5 Top Creative Tools for Project-Based Learning

When people hear about project-based learning, they are typically put off because they worry about compatibility concerns or not having the proper equipment. For example, if your boss or college adviser has been using Slack for collaboration, you are already familiar with the essentials.

It’s always a function of the project at hand, the demands of your coworkers, or the constraints of your technology. Choosing the right tools for your needs is a matter of taking the time to evaluate each platform’s strengths and weaknesses.

Tools for Project-Based Learning

Using 5 Top Project-Based Learning Tools Can Be Fun!

Take a look.

1. MindMeister

As you work on a project, this is one of the greatest free tools for planning and analysing. Mind mapping and brainstorming are combined in an easy-to-use interface that includes pre-made templates to get you started right away.

With subjects like Space Engineering or Psychology, you need to be able to give clear examples of your work. It’s a breeze with the MindMeister tool!

2. Quizlet

Using this free application for project-based learning is an excellent option. This free tool contains thousands of templates that may be changed and customised to suit your specific requirements.

Search for relevant topics and see what other people have done to get started with their presentations and projects. Additionally, Quizlet includes a supportive community that can offer advice and suggestions.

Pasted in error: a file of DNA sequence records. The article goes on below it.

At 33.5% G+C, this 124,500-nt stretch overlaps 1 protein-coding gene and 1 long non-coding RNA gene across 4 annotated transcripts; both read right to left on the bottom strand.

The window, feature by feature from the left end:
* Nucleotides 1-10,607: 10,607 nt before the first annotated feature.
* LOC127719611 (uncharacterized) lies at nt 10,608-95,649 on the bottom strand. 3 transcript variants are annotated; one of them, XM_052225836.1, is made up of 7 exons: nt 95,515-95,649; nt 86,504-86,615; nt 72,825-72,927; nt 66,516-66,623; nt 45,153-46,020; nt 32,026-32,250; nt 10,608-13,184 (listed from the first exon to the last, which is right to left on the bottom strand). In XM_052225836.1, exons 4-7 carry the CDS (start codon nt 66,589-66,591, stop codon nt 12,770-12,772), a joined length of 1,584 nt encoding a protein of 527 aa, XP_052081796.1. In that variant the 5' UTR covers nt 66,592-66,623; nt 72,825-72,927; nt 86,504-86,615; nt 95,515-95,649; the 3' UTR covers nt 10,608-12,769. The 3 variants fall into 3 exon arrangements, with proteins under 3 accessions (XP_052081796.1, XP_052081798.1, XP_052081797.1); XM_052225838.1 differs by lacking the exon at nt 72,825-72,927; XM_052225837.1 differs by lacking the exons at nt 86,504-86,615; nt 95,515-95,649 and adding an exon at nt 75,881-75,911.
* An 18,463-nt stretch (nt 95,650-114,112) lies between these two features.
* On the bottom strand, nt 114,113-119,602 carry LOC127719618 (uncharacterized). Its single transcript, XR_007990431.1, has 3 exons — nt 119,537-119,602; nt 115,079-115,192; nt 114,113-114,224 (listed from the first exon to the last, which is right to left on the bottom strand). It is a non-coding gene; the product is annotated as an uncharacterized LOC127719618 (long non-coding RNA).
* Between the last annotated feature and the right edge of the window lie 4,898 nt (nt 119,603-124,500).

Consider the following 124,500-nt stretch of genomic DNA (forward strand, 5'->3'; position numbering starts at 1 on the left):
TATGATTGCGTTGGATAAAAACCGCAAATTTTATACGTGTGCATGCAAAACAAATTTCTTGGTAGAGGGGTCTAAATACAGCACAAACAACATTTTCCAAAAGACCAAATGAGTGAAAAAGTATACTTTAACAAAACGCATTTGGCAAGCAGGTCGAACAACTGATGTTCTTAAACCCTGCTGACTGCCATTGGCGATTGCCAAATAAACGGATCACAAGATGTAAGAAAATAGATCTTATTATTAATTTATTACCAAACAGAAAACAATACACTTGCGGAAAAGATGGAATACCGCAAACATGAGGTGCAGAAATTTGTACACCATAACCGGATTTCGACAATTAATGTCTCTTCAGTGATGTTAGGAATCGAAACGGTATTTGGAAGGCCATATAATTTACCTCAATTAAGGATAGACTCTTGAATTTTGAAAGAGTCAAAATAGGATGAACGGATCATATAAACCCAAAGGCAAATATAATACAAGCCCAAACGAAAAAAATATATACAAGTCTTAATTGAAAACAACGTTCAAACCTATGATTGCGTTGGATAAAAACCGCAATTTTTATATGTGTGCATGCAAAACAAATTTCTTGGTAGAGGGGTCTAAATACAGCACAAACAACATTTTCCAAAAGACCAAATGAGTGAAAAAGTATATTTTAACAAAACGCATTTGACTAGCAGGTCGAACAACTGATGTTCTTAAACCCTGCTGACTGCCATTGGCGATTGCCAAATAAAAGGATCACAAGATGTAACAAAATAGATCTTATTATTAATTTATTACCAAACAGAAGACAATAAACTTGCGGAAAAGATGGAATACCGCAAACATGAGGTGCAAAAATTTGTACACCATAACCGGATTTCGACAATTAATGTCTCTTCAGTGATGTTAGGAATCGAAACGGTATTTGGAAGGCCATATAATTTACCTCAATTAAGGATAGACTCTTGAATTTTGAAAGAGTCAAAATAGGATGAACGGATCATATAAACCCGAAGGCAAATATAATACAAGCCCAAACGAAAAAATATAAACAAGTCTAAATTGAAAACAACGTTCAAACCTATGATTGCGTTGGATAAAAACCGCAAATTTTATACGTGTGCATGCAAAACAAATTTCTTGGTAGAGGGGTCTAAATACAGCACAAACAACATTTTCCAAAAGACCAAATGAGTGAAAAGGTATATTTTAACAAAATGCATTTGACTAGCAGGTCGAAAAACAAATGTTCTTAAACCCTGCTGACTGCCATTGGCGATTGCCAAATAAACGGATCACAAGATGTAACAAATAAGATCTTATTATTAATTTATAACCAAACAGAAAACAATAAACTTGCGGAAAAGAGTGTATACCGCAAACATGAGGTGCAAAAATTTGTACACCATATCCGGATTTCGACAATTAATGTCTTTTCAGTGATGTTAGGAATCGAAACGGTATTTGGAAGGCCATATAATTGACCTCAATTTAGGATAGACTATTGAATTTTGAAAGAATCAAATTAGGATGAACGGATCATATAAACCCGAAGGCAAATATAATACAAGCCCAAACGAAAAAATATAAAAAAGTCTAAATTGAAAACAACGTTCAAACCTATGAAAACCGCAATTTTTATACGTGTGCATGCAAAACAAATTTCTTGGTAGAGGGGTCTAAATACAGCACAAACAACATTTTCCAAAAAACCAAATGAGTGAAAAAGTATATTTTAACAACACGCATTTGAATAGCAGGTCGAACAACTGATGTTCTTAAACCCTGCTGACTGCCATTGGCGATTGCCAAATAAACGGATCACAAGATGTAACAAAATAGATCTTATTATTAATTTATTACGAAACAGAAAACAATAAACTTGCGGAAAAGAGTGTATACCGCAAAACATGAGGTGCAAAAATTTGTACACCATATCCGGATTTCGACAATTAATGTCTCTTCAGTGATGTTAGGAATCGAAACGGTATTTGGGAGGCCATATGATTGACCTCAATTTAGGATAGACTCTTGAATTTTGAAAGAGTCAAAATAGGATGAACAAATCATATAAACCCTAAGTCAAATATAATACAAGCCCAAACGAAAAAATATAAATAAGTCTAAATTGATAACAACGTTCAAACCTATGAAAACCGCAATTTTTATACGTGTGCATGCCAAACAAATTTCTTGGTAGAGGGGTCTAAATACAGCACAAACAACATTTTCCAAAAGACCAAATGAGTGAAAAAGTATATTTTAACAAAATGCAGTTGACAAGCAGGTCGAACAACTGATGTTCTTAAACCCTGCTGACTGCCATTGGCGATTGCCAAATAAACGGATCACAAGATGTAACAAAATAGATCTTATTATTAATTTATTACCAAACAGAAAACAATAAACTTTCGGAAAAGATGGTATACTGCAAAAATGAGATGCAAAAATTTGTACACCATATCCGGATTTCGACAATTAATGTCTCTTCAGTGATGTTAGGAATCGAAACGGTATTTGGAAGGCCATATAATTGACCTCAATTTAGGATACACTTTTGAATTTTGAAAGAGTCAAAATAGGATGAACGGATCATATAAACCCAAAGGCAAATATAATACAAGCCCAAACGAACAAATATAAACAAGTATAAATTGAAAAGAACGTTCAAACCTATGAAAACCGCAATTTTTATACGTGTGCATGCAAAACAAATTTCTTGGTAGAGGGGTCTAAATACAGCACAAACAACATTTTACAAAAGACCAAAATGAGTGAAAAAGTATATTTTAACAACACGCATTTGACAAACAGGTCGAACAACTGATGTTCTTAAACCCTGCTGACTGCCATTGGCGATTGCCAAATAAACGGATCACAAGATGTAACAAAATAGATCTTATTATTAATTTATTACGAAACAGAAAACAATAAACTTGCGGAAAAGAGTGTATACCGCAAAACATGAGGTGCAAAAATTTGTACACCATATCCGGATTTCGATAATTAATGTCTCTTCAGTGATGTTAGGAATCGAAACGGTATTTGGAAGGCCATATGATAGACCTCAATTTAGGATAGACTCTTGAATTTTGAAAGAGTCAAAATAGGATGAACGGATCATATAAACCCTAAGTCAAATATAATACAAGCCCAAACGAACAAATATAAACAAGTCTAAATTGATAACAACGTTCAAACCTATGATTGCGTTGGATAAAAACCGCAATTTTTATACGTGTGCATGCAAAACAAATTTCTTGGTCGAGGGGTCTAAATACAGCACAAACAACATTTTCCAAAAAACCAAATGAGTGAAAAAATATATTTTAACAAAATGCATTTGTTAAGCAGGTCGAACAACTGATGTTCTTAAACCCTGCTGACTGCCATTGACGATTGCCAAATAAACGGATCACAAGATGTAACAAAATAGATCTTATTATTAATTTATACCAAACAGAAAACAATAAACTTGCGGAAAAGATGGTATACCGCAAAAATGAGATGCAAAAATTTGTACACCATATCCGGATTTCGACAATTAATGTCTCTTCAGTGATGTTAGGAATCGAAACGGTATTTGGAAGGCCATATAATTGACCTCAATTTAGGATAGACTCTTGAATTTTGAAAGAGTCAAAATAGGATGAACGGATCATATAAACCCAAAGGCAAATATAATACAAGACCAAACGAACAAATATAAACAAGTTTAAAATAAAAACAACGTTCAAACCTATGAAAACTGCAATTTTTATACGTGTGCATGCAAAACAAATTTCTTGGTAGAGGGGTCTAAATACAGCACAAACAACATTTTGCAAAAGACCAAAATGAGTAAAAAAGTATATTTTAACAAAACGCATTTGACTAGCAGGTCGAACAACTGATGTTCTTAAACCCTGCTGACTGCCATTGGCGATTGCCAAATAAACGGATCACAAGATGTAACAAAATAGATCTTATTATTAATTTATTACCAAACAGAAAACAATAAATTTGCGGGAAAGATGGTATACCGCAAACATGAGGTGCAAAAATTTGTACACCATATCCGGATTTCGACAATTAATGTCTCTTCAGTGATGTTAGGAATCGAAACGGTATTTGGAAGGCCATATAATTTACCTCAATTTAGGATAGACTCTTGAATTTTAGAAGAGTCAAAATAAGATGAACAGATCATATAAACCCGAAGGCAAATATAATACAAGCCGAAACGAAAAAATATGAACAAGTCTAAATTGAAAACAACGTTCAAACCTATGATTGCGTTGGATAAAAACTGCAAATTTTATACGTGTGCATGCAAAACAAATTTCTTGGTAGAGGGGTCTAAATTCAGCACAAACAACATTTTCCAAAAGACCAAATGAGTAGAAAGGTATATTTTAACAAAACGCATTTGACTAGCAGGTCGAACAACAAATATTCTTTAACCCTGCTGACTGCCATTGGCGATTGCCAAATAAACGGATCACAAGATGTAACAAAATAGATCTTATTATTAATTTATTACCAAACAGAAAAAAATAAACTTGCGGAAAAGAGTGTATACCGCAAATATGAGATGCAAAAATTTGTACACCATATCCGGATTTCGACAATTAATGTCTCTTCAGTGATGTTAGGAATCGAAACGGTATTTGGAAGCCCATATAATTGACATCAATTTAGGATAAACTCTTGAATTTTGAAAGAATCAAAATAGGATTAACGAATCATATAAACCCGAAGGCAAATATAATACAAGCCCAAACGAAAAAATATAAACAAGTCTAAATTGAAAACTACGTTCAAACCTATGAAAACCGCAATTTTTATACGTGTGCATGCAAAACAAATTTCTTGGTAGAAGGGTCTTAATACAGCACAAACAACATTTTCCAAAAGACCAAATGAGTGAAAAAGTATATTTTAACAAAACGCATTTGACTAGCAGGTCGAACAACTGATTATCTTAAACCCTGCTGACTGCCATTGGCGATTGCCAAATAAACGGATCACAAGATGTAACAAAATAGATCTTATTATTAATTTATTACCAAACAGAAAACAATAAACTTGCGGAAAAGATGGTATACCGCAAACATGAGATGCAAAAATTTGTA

3. Pitchford

For activities like creative storytelling, motivating students to become involved in the Black Lives Matter movement, or teaching them about environmental issues, this is a great tool.

You can include images, audio, short movies, and other fascinating content, such as comments from professors or student projects. It’s perfect for assignments that need a lot of reading, like law school or nursing school.

4. Animoto

Project-based learning scenarios where you need to bring life to complex text information are ideal for this application. There are both free and paid versions of this tool that allow you to upload longer films and handle certain editing features.

It also offers a solid library to get started with, which will be helpful to those who are new to project-oriented software or who are a novice.

5. Coggle 

A new project-based learning tool that focuses on intelligent hierarchy learning and mind-mapping is available. Even if you’ve already ruled out mind mapping as an option, it’s still worth a try because it’s free.


If your kids aren’t the kind who aren’t afraid of a challenge, no matter what you do, they will be lost and confused.

We need to let students take the initiative and make proposals because that doesn’t always happen. Using Google’s Jamboard, students may fill out questionnaires and discuss things together without the need for additional discussions or disagreements by simply posting their ideas.

The project-based tools you use will make sense when everyone is involved!